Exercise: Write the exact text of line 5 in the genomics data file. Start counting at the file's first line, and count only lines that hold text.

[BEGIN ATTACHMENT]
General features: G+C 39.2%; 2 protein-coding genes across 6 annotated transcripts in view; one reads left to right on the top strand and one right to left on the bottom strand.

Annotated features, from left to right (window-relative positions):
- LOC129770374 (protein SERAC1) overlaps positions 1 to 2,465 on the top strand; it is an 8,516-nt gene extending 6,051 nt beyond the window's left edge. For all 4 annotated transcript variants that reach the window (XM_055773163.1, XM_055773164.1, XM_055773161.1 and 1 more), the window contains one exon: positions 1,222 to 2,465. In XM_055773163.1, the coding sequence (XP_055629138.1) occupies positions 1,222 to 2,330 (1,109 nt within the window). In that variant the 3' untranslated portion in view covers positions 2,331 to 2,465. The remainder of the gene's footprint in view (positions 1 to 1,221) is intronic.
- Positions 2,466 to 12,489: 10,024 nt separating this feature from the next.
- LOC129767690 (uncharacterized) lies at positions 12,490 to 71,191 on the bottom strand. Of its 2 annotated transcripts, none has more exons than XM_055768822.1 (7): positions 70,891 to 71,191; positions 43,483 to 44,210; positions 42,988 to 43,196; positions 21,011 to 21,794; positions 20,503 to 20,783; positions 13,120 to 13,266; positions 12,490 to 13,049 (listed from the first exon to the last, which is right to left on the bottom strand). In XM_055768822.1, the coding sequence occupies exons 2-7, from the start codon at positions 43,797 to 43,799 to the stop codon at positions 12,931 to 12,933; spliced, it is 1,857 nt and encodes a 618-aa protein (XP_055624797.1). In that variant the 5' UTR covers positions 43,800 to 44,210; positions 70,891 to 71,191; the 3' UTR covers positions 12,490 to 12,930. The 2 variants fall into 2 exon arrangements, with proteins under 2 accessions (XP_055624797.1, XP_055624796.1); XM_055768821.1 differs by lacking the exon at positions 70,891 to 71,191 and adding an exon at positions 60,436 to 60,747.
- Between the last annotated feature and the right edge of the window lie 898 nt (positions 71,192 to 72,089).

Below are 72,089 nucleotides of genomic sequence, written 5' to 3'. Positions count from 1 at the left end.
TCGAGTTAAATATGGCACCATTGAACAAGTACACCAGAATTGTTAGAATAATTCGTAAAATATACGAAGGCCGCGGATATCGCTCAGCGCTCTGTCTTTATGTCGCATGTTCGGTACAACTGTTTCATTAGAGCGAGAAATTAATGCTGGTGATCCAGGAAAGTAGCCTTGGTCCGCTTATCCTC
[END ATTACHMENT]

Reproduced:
- LOC129767690 (uncharacterized) lies at positions 12,490 to 71,191 on the bottom strand. Of its 2 annotated transcripts, none has more exons than XM_055768822.1 (7): positions 70,891 to 71,191; positions 43,483 to 44,210; positions 42,988 to 43,196; positions 21,011 to 21,794; positions 20,503 to 20,783; positions 13,120 to 13,266; positions 12,490 to 13,049 (listed from the first exon to the last, which is right to left on the bottom strand). In XM_055768822.1, the coding sequence occupies exons 2-7, from the start codon at positions 43,797 to 43,799 to the stop codon at positions 12,931 to 12,933; spliced, it is 1,857 nt and encodes a 618-aa protein (XP_055624797.1). In that variant the 5' UTR covers positions 43,800 to 44,210; positions 70,891 to 71,191; the 3' UTR covers positions 12,490 to 12,930. The 2 variants fall into 2 exon arrangements, with proteins under 2 accessions (XP_055624797.1, XP_055624796.1); XM_055768821.1 differs by lacking the exon at positions 70,891 to 71,191 and adding an exon at positions 60,436 to 60,747.